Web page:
LONDON – British Prime Minister Boris Johnson was announcing plans on Thursday to send hundreds of thousands of miles to Rwanda to process their requests, a key step in the migration policy.
The British government has so far failed to prevent a small but steady flow of people, who have been making dangerous crossings, often on unmanageable boats, across the English Channel from France, to Mr Johnson’s dismay.
In return, the UK will pay Rwanda 120 million pounds, about $ 157 million, financing “opportunities for Rwanda and migrants”, including education, secondary skills, vocational and skills training and language lessons, the Rwanda government. Said in a statement.
Rights groups have expressed concern that the move could encourage other nations to embrace the “off-shoring” of the refugee process, and the project was greeted by a wave of protests by opposition politicians and charitable organizations that policy. The latter were worried about both theory and choice. Rwanda, a country whose rights record the UK has already questioned.
Details of the proposal were still out on Thursday but, according to the BBC, it will apply to men entering the UK using the illegal route. Rwanda’s government said that those who have moved to the country will be offered “legal accommodation” if their claims are successful.
There are limited legal routes for refugees in the UK, which can effectively prevent many from claiming asylum that allow them to stay in the country.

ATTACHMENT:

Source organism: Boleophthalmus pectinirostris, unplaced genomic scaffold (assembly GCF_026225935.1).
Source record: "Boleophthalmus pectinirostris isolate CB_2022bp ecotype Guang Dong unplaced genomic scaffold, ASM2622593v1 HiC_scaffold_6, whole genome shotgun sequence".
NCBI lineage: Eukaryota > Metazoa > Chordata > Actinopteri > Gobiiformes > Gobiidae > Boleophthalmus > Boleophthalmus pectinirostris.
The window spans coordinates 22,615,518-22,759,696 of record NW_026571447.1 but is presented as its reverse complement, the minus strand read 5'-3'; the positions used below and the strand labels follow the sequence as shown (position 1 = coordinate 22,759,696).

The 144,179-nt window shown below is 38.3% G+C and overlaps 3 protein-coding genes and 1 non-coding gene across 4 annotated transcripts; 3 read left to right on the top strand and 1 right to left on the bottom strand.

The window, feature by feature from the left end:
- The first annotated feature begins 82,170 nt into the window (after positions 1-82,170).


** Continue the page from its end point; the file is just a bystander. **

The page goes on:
“Rwanda’s government is pleased to confirm a courageous new partnership with the United Kingdom, which will take a modern approach to resolving the global migration crisis,” the government said in its statement. “A broken migration and refugee system is failing to protect vulnerable people, and criminalizing criminal trafficking gangs at an enormous human cost.”
Prior to the announcement, Downing Street said the government would “detail the world’s first migration and economic development partnership, signed by the Home Secretary, Preeti Patel, Rwanda.”
While the number of people arriving in the UK by boat is limited by international standards, the crossing of the English Channel led to Mr Johnson’s continued embarrassment for the government.
In 2016, he successfully campaigned for Brexit, arguing that it would allow the country to “back control” on its borders, and the increasing number of visitors along the British coast is a hallmark of failure to do so.
In a quote from his speech, previously released by Downing Street, Mr Johnson was expected to say that Britain “cannot maintain a parallel illegal system. Our compassion may be infinite, but our people’s.” No ability to help.
Yvette Cooper, who speaks for the opposition Labor Party on home affairs, called the project “inappropriate, immoral and coercive.”
he was, She wrote on TwitterA “disappointing and really embarrassing announcement,” and “an attempt to divert attention from breaking the law of Boris Johnson”, after the police ruled on Erie Tuesday that the Prime Minister was attending a birthday party in Downing Street to break lockdown rules. Have been